At some point, we need to stop believing in miracles, at least in education. While we're still getting over the RICO indictments handed down in the Atlanta cheating scandal comes the revelation that the success Michelle Rhee achieved as the "no excuses" superintendent of Washington, D.C.'s public schools was the product of massive cheating. Those asking why Rhee isn't under indictment just like her former colleague in Atlanta are missing the bigger question: If she's an example of its success, is the theory behind market-driven education reform valid?

May 23, 2013 | | Columnists


Benghazi Smoke Screen

Up until about an hour ago, most Americans thought Benghazi was the guy who palled around with John Cassavetes back in the '60s, but now it's obvious we're talking about the foreign policy arm of a multi-ramped tar pit the president has found himself swimming -- up to his armpits. Yes, friends, it's pity time at the White House.

May 22, 2013 | Will Durst | Columnists


Scandal Advice from the Master

Bill Clinton, wearing a white toga and a crown of gold, sat in a garden while attractive women fed him grapes. President Obama, having just suffered the most devastating week of his presidency, sat nearby, seeking advice in the art of telling whoppers. Using the Socratic method of teaching, Clinton began to tutor his new student.

May 22, 2013 | Tom Purcell | Columnists


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Articles by Section - Columnists


The World of Sonia Sotomayor

We all know that some people, for genetic or other reasons, experience depression more frequently and deeply than normal. At the other end of the spectrum are people like U.S. Supreme Court Justice Sonia Sotomayor who, despite having experienced painful losses and disadvantages that would understandably depress a normal person, achieve success and a life of remarkable accomplishment.

March 20, 2015 | Jan Ting | Columnists


Obama Screws the Middle Class Again

How would you like a free refund of your last three years' of taxes? A promise that you won't have to pay any possible back taxes or penalty? Would you have any objection if the IRS chooses not to ask for income verification?

March 19, 2015 | Rick Jensen | Columnists


The First Female President

This year marks the 20-year anniversary of Hillary Clinton's speech at the Fourth World Conference on Women titled, "Women's Rights Are Human Rights." It was 1995 when then-First Lady Clinton went to Beijing and challenged the world to see women's issues as not separate from the rest of humanity.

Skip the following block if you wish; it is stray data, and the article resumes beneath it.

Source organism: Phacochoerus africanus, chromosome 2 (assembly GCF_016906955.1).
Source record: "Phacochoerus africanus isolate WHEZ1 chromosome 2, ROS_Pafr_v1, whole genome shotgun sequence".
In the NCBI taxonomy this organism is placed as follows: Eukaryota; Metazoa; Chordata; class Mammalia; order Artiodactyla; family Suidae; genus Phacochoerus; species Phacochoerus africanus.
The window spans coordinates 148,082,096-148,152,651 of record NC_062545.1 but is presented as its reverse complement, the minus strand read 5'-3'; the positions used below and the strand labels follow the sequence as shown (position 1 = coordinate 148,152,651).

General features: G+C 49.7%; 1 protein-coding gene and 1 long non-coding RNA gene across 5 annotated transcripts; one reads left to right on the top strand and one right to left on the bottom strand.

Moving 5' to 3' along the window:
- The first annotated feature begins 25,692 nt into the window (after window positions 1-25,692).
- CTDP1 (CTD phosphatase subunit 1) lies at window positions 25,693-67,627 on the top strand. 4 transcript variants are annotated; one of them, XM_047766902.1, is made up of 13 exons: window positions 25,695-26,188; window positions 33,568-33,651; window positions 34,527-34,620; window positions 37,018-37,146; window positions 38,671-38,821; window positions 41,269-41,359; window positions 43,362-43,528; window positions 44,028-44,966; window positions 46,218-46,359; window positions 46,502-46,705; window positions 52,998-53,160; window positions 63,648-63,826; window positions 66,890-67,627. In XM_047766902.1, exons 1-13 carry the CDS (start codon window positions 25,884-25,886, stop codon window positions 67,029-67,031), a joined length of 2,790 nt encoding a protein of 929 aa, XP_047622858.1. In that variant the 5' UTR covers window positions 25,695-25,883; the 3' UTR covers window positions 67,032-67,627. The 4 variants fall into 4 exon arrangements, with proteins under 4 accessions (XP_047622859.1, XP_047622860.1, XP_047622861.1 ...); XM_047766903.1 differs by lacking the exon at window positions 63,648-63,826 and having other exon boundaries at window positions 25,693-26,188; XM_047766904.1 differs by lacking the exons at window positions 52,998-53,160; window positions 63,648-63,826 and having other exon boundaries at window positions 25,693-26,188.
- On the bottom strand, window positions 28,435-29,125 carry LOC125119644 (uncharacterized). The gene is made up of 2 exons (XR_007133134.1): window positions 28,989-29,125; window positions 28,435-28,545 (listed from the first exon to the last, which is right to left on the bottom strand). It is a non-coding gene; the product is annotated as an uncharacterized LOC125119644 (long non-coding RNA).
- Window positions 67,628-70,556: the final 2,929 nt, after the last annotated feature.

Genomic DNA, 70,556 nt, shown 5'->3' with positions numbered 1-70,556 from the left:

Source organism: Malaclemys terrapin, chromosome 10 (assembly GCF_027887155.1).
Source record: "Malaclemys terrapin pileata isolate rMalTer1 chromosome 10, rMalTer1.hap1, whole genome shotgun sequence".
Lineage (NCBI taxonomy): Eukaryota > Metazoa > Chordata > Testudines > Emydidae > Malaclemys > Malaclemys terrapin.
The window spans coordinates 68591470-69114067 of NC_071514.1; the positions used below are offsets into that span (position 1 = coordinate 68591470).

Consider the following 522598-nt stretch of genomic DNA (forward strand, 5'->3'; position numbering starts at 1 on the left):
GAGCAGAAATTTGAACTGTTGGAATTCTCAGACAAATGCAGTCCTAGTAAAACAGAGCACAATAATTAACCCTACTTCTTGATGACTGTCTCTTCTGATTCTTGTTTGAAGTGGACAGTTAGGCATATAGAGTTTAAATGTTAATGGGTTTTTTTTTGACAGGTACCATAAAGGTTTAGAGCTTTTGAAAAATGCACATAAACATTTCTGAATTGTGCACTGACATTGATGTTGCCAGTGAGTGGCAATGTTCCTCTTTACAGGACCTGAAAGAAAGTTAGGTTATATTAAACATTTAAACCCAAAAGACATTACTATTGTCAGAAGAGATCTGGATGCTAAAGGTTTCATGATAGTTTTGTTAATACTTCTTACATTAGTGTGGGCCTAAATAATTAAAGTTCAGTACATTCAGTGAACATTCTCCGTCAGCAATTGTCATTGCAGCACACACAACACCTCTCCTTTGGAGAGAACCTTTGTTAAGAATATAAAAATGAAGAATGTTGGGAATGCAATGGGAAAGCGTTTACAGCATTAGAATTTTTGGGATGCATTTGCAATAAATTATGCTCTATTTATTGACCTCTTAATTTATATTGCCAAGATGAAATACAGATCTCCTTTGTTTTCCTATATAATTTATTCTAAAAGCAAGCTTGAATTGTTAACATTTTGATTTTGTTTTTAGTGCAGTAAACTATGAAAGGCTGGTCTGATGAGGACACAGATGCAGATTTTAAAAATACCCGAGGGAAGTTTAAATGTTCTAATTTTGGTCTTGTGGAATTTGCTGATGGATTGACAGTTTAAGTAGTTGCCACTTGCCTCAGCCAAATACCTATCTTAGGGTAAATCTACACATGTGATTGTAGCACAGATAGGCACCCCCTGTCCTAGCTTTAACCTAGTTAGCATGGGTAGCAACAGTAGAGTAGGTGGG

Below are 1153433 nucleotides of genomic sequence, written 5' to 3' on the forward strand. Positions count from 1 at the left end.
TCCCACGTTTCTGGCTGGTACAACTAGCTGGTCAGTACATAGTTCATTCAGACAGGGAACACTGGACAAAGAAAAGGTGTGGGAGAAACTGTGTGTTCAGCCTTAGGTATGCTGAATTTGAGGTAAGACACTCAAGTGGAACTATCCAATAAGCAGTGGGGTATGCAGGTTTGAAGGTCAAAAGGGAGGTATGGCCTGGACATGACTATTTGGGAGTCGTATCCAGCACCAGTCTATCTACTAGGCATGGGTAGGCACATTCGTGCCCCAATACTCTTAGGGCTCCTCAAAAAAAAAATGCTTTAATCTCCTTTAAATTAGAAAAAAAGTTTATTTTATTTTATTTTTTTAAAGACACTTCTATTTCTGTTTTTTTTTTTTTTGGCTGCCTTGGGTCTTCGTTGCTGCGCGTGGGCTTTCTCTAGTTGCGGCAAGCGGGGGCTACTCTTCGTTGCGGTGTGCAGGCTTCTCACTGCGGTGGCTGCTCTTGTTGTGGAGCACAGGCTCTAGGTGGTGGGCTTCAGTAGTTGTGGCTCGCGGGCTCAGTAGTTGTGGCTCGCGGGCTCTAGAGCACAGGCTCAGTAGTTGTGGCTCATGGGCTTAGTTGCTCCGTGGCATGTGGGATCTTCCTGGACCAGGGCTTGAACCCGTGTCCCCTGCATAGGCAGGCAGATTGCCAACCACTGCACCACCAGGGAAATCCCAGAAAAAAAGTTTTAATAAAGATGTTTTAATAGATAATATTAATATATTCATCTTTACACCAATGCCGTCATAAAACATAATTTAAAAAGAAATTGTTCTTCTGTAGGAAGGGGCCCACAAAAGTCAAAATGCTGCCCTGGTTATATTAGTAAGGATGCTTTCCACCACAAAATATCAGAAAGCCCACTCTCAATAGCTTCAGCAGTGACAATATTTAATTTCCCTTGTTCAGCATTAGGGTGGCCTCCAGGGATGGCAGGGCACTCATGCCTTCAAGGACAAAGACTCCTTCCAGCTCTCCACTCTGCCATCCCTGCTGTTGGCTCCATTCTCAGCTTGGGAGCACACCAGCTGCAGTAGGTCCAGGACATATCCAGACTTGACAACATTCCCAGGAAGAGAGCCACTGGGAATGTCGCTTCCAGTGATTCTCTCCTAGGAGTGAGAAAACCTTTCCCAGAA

March 19, 2015 | Tina Dupuy | Columnists


Democrats Have a Corruption Problem

Senator Bob Menendez will soon be indicted on corruption and obstruction of justice charges stemming from his relationship with Salomon Melgen, a West Palm Beach eye doctor. Melgen thought he could get away with Medicare fraud because he gave Senate Democratic Leader Harry Reid's Super PAC $700,000 and lavished Menendez with private jet flights to his luxury resort. Given the known public facts, Harry Reid should return Melgen's money to the taxpayers he stole it from and should ask Menendez to resign.

March 18, 2015 | Phil Kerpen | Columnists


Teen's Death is Our Tragedy

I was a fairly intense child, passionate in my love (Bobby Sherman, white chocolate,) and my hatred (the Dallas Cowboys, mayonnaise.)

March 18, 2015 | Christine Flowers | Columnists


Should Nonprofits Be Taxed?

Nationwide, people involved with museums, archives, nature preserves, homeless shelters, battered women shelters and similar endeavors are nervous.

March 17, 2015 | Danny Tyree | Columnists


Clinton Campaign Springs a Leak

Hillary Clinton's cruise-control candidacy is beginning to leak oil - and that's without any meaningful challengers among Democrats, let alone a formal Republican nominee to worry about.

March 17, 2015 | Peter Funt | Columnists